• Schaeffer, M., W. Hare, S. Rahmstorf, and M. Vermeer (2012), Long-term sea-level rise implied by 1.5 °C and 2 °C warming levels, Nature Climate Change, doi:10.1038/nclimate1584.
  • Shepard, C., V. Agostini, B. Gilmer, T. Allen, J. Stone, W. Brooks, and M. Beck (2012), Assessing future risk: quantifying the effects of sea level rise on storm surge risk for the southern shores of Long Island, New York,Natural Hazards60(2), 727–745, doi:10.1007/s11069-011-0046-8.
  • Sriver, R., N. Urban, R. Olson, and K. Keller (2012), Toward a physically plausible upper bound of sea-level rise projections, Climatic Change, 1–10, doi:10.1007/s10584-012-0610-6.
  • Weber, E. U. (2010), What shapes perceptions of climate change?, Wiley Interdisciplinary Reviews: Climate Change1(3), 332–342, doi:10.1002/wcc.41.

 


[ Reposted from The Way Things Break with permission. Copyright is retained by the author whoever he or she might be. (Pretty much all I really know about that is an explicit denial from ThingsBreak that he or she is Jane Lubchenko.)

I suggest that referring to the guilty parties as "clucks" or "cluckers" may also have some advantages.  -mt ]

 

Comments:

  1. I'm not sure I calling people chicken is a good idea. Sounds quite predatorial. Perhaps the hawk in you makes you do it.

    Recalling that the bald eagle might not be the noblest of symbols when looking at it from its eating habits, I searched for those of the hawks on the Wiki and stumbled upon this discovery:

    How smart is your parakeet or that crow in the back yard? Ask Dr. Louis Lefebvre, inventor of the world's only comprehensive avian IQ index. His intelligence index is not only separating the featherweights from the big bird brains, it's also providing clues about why some birds make great immigrants, as well as insight into the parallel evolution of primate and bird brains.

    [...]

    The IQ index draws its strength from the world's legions of avid bird watchers. Professional and amateur birders alike report unusual sightings to refereed ornithology journals, such as the Wilson Bulletin in the U.S. and British Birds. These observations are published as "short notes." Dr. Lefebvre's innovation index uses short notes from 1930 to the present as the basis for counting the number of innovative feeding behaviours observed in the wild for particular groups of birds.

    These bird-brained feeding feats are definitely clever. One of the most famous is the 1949 report of tits in England who learned to open milk bottles left on the stoop. Or there's the brown skua, an Antarctic bird that parasitizes nursing mother seals by angling in on drops of breast milk. One of Dr. Lefebvre's favourites is the report from a front-line soldier cum bird watcher during the Rhodesian war of liberation. The soldier reported observing vultures who'd learned to wait beside mine fields for an unsuspecting gazelle to get blown into a meal.

    Dr. Lefebvre says that the IQ index meticulously avoids the factor that gets feathers ruffled with human IQ tests: cultural bias. The index statistically takes into account differences in the number of observations for commonly seen birds, such as crows, and rare isolated sightings. Even then, he says, there's a clear hierarchy for bird innovation ability. The crow and falcon families are at the top of the class, followed by hawks, woodpeckers and herons.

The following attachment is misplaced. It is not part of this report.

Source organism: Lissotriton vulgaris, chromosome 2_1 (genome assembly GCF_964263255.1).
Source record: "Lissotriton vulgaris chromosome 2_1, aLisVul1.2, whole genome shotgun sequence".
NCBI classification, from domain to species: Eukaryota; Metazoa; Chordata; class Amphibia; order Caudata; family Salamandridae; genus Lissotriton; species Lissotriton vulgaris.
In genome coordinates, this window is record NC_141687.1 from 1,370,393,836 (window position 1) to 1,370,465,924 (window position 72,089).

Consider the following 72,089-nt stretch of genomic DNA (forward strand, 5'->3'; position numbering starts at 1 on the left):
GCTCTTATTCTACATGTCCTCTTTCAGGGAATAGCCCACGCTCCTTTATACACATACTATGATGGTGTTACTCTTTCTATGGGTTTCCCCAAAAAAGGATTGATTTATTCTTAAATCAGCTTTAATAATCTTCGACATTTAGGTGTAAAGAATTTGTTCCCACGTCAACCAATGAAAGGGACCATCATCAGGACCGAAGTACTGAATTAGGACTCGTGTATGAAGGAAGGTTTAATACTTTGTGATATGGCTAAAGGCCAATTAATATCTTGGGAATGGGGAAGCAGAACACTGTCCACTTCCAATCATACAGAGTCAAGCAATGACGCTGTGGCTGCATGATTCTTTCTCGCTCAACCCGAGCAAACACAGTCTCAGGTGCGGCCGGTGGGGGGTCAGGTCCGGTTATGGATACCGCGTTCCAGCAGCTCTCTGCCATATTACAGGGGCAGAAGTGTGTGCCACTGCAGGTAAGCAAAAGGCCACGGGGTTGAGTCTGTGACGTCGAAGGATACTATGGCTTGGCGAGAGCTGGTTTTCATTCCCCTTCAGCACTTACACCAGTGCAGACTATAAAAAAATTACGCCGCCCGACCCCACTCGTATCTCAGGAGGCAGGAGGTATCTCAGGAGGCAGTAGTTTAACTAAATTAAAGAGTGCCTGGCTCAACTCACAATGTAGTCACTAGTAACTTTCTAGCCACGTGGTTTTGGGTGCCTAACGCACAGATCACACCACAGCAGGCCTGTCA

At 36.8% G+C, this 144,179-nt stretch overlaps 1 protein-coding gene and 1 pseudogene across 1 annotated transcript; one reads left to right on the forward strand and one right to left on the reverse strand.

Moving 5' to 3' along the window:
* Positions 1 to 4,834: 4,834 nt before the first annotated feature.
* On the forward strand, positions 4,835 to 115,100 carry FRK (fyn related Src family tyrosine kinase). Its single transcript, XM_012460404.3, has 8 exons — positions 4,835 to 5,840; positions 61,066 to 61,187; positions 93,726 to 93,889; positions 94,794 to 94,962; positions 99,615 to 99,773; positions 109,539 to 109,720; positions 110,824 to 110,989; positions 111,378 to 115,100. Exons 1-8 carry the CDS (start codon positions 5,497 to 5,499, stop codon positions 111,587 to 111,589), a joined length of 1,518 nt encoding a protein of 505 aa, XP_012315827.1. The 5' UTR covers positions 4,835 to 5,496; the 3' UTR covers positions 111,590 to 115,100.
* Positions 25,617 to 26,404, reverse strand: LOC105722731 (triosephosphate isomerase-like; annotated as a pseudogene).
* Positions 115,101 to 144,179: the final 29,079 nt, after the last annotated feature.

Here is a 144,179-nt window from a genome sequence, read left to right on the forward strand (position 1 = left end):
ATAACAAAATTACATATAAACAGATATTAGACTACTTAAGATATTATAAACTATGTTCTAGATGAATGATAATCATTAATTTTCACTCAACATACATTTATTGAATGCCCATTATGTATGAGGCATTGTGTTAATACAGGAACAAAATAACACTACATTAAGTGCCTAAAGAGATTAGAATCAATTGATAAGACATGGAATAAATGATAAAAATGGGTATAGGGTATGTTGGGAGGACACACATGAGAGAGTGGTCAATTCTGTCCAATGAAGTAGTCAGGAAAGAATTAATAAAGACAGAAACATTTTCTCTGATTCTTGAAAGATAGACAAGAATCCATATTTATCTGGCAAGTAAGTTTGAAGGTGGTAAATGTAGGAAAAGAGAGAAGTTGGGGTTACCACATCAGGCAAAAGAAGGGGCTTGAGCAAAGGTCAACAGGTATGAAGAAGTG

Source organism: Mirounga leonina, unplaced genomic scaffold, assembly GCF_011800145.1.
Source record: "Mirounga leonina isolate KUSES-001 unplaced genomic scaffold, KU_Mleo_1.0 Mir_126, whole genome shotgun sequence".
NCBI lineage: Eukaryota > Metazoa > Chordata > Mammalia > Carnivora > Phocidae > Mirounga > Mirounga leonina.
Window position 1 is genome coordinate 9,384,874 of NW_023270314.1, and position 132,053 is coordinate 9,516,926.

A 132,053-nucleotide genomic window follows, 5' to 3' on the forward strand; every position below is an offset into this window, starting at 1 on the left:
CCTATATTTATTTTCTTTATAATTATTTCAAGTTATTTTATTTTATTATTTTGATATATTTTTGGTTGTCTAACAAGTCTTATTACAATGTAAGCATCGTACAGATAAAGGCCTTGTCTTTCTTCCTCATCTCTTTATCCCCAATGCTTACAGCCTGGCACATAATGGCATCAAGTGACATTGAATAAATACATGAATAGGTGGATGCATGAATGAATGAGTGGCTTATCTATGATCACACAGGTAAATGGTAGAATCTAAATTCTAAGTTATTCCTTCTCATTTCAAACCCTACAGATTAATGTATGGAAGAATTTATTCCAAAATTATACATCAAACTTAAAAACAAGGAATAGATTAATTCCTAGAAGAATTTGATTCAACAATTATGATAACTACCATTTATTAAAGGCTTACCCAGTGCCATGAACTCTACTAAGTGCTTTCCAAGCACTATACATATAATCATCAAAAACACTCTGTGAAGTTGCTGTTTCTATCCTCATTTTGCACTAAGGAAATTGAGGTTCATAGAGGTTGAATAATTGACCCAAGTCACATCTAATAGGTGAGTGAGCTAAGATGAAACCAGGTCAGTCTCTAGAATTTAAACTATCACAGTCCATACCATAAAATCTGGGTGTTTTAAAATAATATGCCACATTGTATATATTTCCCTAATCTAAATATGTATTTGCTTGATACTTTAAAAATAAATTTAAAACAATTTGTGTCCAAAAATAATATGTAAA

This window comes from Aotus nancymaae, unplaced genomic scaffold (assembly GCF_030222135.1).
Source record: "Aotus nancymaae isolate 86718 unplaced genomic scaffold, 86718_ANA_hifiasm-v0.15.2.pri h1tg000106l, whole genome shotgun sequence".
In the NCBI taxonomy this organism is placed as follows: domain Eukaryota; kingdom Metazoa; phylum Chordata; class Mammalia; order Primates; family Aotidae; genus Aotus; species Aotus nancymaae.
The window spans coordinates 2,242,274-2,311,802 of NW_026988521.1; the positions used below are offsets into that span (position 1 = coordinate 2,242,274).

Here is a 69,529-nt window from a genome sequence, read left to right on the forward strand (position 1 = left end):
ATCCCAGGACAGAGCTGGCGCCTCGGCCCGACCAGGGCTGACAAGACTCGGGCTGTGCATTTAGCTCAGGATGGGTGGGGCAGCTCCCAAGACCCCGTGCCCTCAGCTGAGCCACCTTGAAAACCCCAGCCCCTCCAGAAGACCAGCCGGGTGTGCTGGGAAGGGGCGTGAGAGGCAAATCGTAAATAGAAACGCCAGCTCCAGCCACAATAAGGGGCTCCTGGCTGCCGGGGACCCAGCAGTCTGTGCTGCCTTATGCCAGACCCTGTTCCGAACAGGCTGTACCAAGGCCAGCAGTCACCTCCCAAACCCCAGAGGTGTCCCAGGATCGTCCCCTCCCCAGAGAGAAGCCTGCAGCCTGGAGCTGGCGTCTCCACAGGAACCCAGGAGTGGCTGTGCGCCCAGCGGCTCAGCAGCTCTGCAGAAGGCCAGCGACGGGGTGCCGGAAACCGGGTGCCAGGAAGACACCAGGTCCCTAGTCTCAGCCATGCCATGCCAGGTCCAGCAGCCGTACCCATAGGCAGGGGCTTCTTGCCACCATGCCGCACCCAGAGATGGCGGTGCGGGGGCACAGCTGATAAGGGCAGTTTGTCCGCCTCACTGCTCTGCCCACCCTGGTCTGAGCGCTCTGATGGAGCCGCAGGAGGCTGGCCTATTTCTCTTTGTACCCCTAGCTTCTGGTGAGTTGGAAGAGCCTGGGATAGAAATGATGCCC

http://www.eurekalert.org/pub_releases/2005-02/nsae-bit021605.php

    It will be interesting to see how far this research from a fellow Montrealer could be stretched as a metaphor. In any case, it does get at the basis of what is being conveyed: "hens are silly".

    The survival of the hens does seem to contradict a bit Lefebvre's conclusions about the relationship between intelligence and evolution.

    • Willard, I have my own problems with the Climate Hawk moniker, as I mentioned above. I thought that the "hen" appellation complemented the Hawk formulation more aptly than "scold". I also do think there is a bit of a mother hen attitude among the people trying to police the discourse about climate change and extremes...

      • thingsbreak,

        Fair enough, and good enough for me.

        I believe the opposition is more usually expressed with "hawks" and "doves":

        http://en.wikipedia.org/wiki/War_Hawk

        Sticking to an accepted terminology might be more prudent. Besides, it still carry the motherly traits, but with the bonus of connoting all the appanage of the liberal attitude.

        Also, I believe that being a dove does not entail scolding. It's just a correlation, which arguably be related with the motherly traits. There are other correlated rhetorical patterns: using a "law" as a Bandwagon, artfully dodging about any question that does not help selling books, appealing to futurological arguments, etc.

        That does not mean I'm sold to the "scold" word. For the moment, I'll stick with my usual "honestly brokering". I don't have anyone in mind when I say this, of course.

        PS: I enjoyed your research and your calmness on the DDT issue at Keith's, btw.

  2. thingsbreak, how would your approach work in practice? If someone asked you whether Sandy was caused by climate change, how would your answer differ from that of a climate hen/scold? I don't really understand your article (or I hope I don't: you seem to spend most of it advocating what looks very like fibbing) but you do say that you shouldn't 'overstate the connections between our increasingly heavy influence on the climate and extreme events like Hurricane Sandy', which is what climate hens/scolds believe, so where's the difference? My best guess is that you would avoid answering the question and instead talk about how Sandy is a glimpse of the future.

    • "how would your approach work in practice? If someone asked you whether Sandy was caused by climate change, how would your answer differ from that of a climate hen/scold?"

      I would tell them that Hurricane Sandy shows us what climate change will look like in terms of impacts, irrespective of what influence it had on the storm's steering pattern or cyclogenesis. The point is not that people should fib and pretend that Sandy was 100% attributable to greenhouse gas emissions, it's that they shouldn't also shut people down by dismissing the connection on grounds that the average person isn't really all that interested in to begin with.

      People want to concretize global warming. The heavy precipitation, higher sea level, and storm surge that Sandy brought with it can allow people to understand future impacts that we are going to see in a warming world.

  3. Nobody wants to be called a climate crow.

    Around here ravens are thought to be much more intelligent than the common crow.

    Climate raven?

  4. Pielke Jr. is a good example of a 'climate hen.' He's done quite a bit of clucking about connecting Sandy and AGW, including in a Wall Street Journal op-ed, which I've got a blog post about on SkS this week.

  5. Pingback: Another Week of GW News, November 4, 2012 – A Few Things Ill Considered